Using outrage as a draw reduces credibility and audience trust, according to new research from the University of Texas at Austin.
Clickbait Content May Not Be Click-worthy
University of Texas at Austin Center for Media Engagement
By Ashley Muddiman and Joshua Scacco
May 16, 2019
In the hugely competitive landscape of digital news, clickbait is used to capture audience attention, often at the cost of credibility. One type of clickbait is “outrage news,” which specifically targets audience emotions. Researchers from the University of Texas at Austin investigated how political outrage news affects readers. They found outrage headlines decreased news engagement, including clicks and comments, and instead prompted audiences to suspect fake news. However, outrage headlines also help people remember facts from news articles.
“We found that perceptions of newsroom engagement were worse with outrage content,” the researchers wrote. “Outrage headlines prompted readers to think that the news source was less engaged with the interests of their communities.” Their findings suggest that while clickbait can quickly draw readers in, using outrage content comes at the cost of long-term engagement.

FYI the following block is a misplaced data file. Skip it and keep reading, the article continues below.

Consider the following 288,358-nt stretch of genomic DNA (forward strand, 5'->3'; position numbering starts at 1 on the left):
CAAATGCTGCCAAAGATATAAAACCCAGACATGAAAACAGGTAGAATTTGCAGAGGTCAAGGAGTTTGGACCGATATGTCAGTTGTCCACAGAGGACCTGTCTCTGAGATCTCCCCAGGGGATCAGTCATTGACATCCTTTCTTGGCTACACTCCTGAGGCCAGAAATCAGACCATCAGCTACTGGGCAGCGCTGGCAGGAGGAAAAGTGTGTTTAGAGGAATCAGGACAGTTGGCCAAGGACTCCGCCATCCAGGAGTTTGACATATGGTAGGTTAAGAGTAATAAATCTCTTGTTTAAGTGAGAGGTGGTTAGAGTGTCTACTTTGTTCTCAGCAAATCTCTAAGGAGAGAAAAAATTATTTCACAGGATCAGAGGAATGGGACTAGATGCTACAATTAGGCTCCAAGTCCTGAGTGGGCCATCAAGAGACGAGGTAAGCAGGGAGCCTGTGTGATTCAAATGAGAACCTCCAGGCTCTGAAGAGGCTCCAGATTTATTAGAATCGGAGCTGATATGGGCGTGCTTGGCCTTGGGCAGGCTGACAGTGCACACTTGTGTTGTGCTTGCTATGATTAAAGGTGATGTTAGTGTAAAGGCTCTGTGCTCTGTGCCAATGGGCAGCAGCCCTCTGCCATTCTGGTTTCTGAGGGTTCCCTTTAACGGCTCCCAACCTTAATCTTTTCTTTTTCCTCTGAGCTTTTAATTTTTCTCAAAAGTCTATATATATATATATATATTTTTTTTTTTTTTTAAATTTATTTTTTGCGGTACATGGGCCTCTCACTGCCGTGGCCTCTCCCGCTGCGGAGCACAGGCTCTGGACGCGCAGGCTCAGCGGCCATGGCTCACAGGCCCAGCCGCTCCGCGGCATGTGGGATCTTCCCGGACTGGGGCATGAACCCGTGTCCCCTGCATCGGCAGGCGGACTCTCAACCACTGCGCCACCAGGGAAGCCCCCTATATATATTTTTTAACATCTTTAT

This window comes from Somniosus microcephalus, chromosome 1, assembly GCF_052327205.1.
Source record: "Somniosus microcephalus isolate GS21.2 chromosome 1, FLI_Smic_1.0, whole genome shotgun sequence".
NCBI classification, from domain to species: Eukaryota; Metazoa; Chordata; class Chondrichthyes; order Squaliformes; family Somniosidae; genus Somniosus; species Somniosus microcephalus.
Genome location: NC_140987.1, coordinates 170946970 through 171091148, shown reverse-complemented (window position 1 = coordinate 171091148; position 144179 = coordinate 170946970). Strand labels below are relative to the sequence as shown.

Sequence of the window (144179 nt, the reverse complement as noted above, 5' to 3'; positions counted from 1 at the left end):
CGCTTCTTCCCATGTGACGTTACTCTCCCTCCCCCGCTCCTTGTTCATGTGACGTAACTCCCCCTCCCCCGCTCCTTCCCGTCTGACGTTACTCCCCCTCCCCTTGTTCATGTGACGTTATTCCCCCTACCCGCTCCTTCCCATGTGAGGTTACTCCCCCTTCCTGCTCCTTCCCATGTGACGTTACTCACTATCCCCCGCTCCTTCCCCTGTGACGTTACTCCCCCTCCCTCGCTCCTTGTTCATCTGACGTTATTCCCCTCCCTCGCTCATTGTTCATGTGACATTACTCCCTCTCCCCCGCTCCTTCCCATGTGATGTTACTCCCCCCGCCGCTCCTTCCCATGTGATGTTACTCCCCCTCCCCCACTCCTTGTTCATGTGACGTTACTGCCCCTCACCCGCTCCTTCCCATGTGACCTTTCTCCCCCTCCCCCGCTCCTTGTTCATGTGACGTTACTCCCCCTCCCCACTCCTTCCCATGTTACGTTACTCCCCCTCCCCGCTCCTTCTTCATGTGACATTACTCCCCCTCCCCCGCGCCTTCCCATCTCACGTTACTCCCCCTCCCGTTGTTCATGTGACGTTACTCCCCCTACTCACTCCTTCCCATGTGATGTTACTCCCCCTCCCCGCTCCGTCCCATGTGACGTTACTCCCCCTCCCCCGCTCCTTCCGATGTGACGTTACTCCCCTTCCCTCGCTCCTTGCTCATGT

- People who read the outrage headline said they had less desire to engage than those who read a non-outrage headline (2.59 compared to 2.75 out of 5).
- Participants rated overall credibility of the fictional news outlet as 3.49 out of 5 for the non-outrage article, and 3.42 for the outrage article.
- Similarly, people reported higher trust in the non-outrage article (3.51 out of 5) compared to the outrage article (3.43).
- There were 1,535 study participants, who were recruited from Research Now in May 2018. Their demographics mirror those from the Pew Research Center’s data of U.S. internet users.
- Participants read news headlines and articles about either immigration or banking regulation on a fictional news outlet, The News Beat.